If you’re following along with our blog, you’ve recently learned five easy ways to build your email marketing list. Now it’s time to segment those emails for improved performance. Why? Because segmenting your email distribution lists for improved target marketing will help your ecommerce business across the board. According to an eMarketer statistic we found on Hubspot, segmenting your email list will results in 39% better open rates, 28% lower opt-outs or unsubscribes, and 24% better email deliverability, increased sales and greater revenue. Three cheers for those of us who already love to make lists. Our neuroticism is about to pay off, big time.
Unfortunately, no one size fits all when it comes to segmenting your email marketing lists. The best set of segments will depend on your individual business, your audience and your goals. You’ll have to try out different lists and see which combination works best for you, but we recommend checking out a few of the example segments below. Try a couple of these on for size to learn more about your buyer behavior, and eventually increase your sales.
Segment based on customer type.
New customers? Welcome them! Some businesses offer a small discount on a second purchase as a thanks to customers who make their first purchase. This is a great way to start building a relationship with customers, and encourage repeat shoppers.
Long term customers? Same notion applies to this segment of shoppers – thank them, and offer them entrance into some type of loyalty program. If you can get customers on board as brand ambassadors, they can help grow your brand and strengthen your reputation.
Left a review? Thank them! Wouldn’t hurt to consider tossing in a small discount on their next purchase as a thanks. Email marketing in ecommerce is about driving more sales. If you give a little (like 10% off), you can get a lot (like a lifelong customer).
No review? Ask for one. Revolve, an online clothing boutique for women, is great at formatting this in an easy going, non-pushy way. The tone and look matches their brand voice – young, fun, and catered to millennials. Come up with copy that reflects your brand standards, and encourages reviews without feeling overbearing. It can be as simple as, “Hey Tom, did you like your shoes? We’d love to know what you think!”
Segment based on what they bought.
Divide email lists based on past purchases. If you’re a pet supplies vendor and have a customer who bought a dog leash, what else might they be interested in? Send them an email with similar purchases, like dog toys, collars, etc.
Segment based on recurring purchases. If you sell items that often need to be refilled or replaced (like soil, dog food, skin care products, etc.), send emails reminding the customer that it may be time to reorder.
Track opens and clicks within your newsletter. You may send out a monthly marketing newsletter letting customers know what products are new, back in stock, top sellers, etc. Use your email marketing software to determine where customers are clicking within your newsletter. Segment based on what your customers seem interested in (you determine this by reviewing where they are clicking within the email content). In the Revolve emails I often receive, I have clicked on some of the dresses they marketed…which is why I later received the following email –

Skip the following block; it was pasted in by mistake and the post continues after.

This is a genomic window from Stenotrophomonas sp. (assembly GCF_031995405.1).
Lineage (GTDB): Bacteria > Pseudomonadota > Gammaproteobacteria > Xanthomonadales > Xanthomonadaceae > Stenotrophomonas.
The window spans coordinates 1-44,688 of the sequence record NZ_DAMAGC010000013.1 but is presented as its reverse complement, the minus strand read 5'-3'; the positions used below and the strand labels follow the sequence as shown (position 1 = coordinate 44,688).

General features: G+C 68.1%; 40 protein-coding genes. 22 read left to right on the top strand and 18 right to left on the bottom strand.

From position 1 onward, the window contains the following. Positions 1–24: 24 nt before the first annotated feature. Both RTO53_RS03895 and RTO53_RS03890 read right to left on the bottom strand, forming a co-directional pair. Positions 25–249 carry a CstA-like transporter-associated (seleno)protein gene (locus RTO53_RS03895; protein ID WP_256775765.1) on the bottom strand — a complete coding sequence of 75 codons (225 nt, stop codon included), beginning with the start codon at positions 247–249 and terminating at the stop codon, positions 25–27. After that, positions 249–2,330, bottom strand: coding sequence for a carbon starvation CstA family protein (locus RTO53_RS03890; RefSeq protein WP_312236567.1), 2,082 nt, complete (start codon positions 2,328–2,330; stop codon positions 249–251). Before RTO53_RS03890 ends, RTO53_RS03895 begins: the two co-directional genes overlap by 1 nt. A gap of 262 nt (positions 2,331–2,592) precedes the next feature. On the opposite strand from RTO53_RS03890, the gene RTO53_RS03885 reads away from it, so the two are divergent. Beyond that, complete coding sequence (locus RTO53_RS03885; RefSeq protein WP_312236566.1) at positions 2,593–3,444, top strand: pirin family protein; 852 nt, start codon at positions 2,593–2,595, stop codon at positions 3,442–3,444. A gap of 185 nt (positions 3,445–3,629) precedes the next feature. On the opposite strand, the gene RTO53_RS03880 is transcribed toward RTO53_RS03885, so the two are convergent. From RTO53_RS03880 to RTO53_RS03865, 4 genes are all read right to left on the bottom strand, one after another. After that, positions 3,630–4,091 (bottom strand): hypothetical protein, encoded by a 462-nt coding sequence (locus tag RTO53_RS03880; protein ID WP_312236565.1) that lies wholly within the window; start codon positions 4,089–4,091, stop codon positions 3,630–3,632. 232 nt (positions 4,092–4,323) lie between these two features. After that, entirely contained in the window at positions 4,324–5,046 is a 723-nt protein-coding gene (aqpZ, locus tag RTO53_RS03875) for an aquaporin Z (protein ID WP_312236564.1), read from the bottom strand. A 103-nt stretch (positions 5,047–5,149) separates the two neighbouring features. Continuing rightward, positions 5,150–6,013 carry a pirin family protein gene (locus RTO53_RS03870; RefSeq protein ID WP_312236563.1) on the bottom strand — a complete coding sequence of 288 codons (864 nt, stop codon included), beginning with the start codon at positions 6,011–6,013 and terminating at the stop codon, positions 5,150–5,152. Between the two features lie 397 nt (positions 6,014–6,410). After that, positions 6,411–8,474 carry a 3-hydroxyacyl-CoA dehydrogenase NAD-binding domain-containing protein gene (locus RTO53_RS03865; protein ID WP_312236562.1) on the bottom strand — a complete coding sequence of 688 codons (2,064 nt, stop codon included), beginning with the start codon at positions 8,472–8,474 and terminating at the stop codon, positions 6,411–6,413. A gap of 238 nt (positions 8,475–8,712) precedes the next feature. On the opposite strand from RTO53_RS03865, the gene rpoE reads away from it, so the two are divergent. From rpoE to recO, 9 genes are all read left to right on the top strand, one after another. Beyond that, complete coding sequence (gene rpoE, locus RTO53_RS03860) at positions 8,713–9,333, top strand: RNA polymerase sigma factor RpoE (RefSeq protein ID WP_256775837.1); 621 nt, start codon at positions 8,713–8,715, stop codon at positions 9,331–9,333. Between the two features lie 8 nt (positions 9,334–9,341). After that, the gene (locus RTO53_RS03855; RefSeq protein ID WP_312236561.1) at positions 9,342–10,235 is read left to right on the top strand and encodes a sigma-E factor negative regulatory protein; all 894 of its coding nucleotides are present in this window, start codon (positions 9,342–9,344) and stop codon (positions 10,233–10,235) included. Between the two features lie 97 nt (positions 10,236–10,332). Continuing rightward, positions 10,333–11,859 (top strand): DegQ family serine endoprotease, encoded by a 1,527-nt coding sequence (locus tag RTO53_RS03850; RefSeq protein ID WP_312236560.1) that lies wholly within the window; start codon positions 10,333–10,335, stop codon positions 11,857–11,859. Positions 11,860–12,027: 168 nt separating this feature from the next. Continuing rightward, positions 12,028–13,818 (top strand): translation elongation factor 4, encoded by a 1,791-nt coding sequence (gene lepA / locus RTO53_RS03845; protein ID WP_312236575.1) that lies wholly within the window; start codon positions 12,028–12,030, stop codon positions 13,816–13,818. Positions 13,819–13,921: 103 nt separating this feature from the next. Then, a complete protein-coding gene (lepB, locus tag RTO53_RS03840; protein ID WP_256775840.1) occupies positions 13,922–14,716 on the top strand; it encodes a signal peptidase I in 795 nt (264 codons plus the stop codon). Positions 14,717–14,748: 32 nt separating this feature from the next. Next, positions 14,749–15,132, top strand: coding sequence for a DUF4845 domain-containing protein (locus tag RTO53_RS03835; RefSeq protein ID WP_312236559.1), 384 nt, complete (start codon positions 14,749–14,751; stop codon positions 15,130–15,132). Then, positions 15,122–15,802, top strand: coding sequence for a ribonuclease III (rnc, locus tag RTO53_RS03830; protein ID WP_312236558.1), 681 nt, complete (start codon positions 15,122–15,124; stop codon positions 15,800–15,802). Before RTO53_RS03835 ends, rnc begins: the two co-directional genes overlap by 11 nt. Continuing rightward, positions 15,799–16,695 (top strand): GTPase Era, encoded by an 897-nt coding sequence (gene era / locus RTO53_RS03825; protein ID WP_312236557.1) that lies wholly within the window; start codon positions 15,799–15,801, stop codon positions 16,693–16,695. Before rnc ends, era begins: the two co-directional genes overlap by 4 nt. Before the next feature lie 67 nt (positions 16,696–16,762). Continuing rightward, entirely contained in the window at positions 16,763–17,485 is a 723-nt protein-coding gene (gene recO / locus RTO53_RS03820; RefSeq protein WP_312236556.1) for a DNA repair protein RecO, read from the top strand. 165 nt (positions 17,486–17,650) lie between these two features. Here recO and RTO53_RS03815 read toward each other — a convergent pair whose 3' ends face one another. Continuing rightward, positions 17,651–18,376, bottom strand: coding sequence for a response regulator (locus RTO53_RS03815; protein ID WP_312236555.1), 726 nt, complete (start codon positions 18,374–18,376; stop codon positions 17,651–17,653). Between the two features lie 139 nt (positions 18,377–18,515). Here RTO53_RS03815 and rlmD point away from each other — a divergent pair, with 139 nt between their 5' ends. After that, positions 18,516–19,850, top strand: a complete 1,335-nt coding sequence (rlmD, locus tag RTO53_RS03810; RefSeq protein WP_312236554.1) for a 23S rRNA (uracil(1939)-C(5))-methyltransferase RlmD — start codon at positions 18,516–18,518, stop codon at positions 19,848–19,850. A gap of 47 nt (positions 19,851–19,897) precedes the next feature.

I’m not actually in the market for a bridesmaid dress, but it was a smart assumption based on my activity within Revolve’s newsletters. Regardless, I do like these dresses. I may still buy one and wear it while I’m watching TLC.
Monitor subscriber activity. Check the open rate of your emails, and see which subscribers are letting your messages collect cobwebs in their inbox. Send a follow up email to subscribers with greatest inactivity. This is often a “We Miss You” email (haven’t we all received those?), and may offer a small discount to encourage purchase and reengagement with your brand. Alternatively, you can create a segment for customers with the highest conversions through email. Invite them into a loyalty program, or ask them if they’d like to be a brand ambassador. Brand ambassadors are excellent opportunities for free press for your business, and solidify the relationship with what is likely a lifelong customer.
Don’t forget to reach out to customers who disappeared before completing purchase. A reported 68% of buyers will leave a website before completing checkout. There are a variety of reasons for this and respective solutions (which we recommend you taking a look at, to be safe). It never hurts to send Houdini an email reminding them that they have items waiting in their shopping cart. Make sure these emails are friendly and non-invasive. The last thing you want to do is pressure a buyer, or make them feel guilty.
No matter how you segment, remember that email marketing is a highly effective tool for increasing sales and building your online presence. There is a happy medium between inundating a buyer’s inbox and being too shy with your emails. The more a buyer opens, clicks and buys, the more comfortable you should feel emailing them. Look at how many emails Revolve sent me.
I may have only purchased one item (so far), but believe me, I’m not going anywhere. Gauge your audience – do they typically participate online and in social media? If yes, you can get away with a few more emails than a company whose average buyer is a little older and a little less engaged online. Test things out, and see what fits for your business.
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